The Anglican Church is the established Church of England. It is recognized by the state, with the British monarch as the titular head. The Anglican Church was created in the sixteenth century during the Protestant Reformation. King Henry VIII (1491–1547) became Supreme Head of the English Church in 1534. Henry VIII wished to get an annulment from his first wife, the aging Catherine of Aragon, so that he could marry Anne Boleyn in an effort to produce a son for the throne of England. However, Pope Clement VII refused to grant the annulment.
In short, King Henry took over the English church, broke with Rome, and created the Anglican Church. He was then able to have the Archbishop of Canterbury, Thomas Cranmer, pronounce the marriage to Catherine null and void, leaving him free to marry Anne Boleyn.
Though King Henry had established this new church in order to wed Anne Boleyn, he had actually already done so in secret. Incidentally, Anne Boleyn gave birth to a daughter, the future Queen of England, Elizabeth I.
The Church of England spread throughout the British Empire, spawning sister churches throughout the world; part of this colonial expansion and influence spread into India and North America. All this together made up the Anglican Communion as it is today, a body headed spiritually by the Archbishop of Canterbury, which has about 80 million adherents, making it the second largest Christian body in the Western World.
Central Beliefs and Holy Writings
The Anglicans meld features from both Protestantism and Catholicism; they prize traditional worship and structure and operate autonomously. They have few firm rules and great latitude in the interpretation of doctrine. They consider the Bible to be divinely inspired, and hold the Eucharist, or the Lord's Supper, to be the central act of Christian worship. They recognize both the Nicene and Apostles' Creeds. (See Chapter 7.) Anglicans have a reputation for respecting the authority of the state without submitting to it; likewise, they respect the freedom of the individual.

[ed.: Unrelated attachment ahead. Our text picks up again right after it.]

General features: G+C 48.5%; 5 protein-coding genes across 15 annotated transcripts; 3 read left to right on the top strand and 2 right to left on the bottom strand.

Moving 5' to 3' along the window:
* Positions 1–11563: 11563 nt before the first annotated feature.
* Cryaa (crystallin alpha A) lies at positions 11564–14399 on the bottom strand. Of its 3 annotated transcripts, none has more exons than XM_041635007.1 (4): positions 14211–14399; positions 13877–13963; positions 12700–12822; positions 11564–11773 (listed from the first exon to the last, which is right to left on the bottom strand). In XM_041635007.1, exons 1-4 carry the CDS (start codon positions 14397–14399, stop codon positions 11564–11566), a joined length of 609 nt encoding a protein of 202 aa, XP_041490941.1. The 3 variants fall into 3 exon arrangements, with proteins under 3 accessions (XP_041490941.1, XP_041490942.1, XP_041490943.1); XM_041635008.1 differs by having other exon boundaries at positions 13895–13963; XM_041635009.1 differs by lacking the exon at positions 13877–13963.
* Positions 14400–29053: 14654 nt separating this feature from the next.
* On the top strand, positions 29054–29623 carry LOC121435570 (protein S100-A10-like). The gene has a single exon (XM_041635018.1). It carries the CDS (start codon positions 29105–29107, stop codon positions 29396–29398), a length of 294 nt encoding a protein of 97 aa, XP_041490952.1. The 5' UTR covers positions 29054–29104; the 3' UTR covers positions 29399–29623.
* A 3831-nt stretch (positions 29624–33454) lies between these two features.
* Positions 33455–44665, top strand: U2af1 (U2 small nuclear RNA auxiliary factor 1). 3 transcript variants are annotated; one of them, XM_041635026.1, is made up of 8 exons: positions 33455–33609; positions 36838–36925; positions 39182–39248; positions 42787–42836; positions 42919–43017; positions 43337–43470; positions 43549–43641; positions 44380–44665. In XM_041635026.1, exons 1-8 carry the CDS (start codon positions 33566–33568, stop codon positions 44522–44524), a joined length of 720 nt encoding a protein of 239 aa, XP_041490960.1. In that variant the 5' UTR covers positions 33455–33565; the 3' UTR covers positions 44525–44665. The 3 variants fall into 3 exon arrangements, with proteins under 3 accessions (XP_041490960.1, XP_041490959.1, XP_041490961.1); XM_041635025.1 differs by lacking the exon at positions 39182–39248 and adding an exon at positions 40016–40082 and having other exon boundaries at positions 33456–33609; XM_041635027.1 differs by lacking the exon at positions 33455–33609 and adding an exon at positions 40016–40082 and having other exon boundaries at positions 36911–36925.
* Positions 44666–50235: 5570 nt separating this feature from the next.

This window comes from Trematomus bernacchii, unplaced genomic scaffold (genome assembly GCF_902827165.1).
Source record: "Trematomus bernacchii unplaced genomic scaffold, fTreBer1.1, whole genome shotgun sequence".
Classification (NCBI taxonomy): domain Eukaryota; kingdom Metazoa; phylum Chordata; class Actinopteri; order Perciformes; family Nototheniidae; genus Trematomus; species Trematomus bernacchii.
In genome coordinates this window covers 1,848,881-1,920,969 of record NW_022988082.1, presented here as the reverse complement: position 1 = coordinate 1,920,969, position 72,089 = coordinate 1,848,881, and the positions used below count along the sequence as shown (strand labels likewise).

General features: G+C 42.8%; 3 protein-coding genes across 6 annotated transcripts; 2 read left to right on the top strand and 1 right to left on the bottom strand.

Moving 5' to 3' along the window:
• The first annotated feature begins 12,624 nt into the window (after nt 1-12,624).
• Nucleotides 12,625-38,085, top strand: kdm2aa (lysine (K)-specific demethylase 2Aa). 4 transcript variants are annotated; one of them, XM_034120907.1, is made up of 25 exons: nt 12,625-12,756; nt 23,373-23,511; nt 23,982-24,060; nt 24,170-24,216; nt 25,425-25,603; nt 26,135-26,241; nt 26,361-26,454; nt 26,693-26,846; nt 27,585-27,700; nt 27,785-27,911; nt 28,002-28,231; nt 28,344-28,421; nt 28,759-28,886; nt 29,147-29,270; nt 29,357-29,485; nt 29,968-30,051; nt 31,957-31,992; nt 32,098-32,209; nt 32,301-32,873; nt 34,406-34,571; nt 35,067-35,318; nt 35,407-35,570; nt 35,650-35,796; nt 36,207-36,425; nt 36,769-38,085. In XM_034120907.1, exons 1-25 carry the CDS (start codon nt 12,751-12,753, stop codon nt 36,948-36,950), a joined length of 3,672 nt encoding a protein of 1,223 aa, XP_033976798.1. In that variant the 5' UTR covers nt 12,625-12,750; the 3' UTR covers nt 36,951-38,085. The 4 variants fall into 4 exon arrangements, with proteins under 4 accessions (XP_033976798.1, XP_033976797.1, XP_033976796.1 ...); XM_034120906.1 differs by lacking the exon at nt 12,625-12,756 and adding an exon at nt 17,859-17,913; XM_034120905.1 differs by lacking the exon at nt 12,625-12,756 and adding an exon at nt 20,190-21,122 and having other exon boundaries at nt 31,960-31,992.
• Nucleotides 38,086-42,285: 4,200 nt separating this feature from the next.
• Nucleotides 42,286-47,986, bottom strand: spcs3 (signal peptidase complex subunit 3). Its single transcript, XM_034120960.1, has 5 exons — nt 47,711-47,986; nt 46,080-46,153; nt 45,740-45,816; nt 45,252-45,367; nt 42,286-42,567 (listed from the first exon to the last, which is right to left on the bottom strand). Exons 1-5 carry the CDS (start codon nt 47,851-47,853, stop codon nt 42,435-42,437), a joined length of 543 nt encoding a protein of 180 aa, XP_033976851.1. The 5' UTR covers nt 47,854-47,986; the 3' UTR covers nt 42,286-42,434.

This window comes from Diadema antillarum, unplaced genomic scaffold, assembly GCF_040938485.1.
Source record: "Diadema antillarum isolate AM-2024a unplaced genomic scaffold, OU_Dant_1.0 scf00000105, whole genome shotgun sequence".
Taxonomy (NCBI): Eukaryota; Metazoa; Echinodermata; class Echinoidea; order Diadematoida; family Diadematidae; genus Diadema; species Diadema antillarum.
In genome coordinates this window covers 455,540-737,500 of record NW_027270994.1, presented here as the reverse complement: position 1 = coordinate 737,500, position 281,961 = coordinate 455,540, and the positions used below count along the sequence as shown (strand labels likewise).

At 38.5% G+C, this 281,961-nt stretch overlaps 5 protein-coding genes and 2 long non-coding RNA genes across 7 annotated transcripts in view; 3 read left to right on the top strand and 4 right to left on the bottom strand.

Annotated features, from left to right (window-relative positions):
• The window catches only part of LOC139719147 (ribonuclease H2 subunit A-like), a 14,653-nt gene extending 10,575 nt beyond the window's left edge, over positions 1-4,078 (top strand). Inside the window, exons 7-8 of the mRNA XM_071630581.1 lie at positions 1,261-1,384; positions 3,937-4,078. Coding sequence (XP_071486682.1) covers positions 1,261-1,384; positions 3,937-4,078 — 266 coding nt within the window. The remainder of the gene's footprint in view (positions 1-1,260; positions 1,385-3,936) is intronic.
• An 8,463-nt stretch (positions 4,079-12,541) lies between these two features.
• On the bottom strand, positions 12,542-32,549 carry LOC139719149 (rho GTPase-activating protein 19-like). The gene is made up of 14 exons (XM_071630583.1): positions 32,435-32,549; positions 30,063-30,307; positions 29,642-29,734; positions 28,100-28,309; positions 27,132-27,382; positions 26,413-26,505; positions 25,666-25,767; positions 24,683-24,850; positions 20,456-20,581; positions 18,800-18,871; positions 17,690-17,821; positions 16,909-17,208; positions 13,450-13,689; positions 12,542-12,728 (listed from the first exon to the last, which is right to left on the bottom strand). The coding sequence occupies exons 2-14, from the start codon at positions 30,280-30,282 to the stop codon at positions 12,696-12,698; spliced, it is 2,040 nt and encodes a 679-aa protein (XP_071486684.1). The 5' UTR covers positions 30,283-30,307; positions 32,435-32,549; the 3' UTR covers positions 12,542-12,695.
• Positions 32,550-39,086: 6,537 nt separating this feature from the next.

The Book of Common Prayer (1662) is a major influence not only on the faith but also on English society in general and is used by churches of the Anglican Communion. Since its publication in the sixteenth century, it continues in various editions as the standard liturgy of most Anglican churches of the British Commonwealth. Most churches outside the Commonwealth have their own variants of the prayer book.
The expansion of Anglicanism is directly related to British colonization. The Church of England's great missionary societies went out into all the English colonies and promoted Christian knowledge. They were instrumental in creating a decentralized body of national churches that were loyal to one another and to the forms of faith inherited from the Church of England.
The scope of the missionary work was immense, and Anglicanism spread from Nigeria to Kenya, South Africa, India, and Australia. It also traveled east to China and Japan. The first American bishop, Samuel Seabury, was consecrated in Scotland in 1784. The Anglican Church of Canada created its own organization in 1893.
The Episcopal Church in the United States came into existence as an independent denomination following the American Revolution. Since members of the Anglican Church were required to swear allegiance to the King, it became necessary for American followers to establish their own church. It now has about 2 or 3 million members in the United States. Isaac Newton was an Anglican clergyman and theologian, as were some of the founders of the Royal Society, one of the world's oldest and most prestigious scientific societies.
The Episcopal Church continues this tradition. The church routinely requires its clergy to hold university as well as seminary degrees. For more than twenty years, the American Episcopal Church has ordained women to the priesthood. In 1988, it elected the first Anglican woman bishop, Barbara Harris.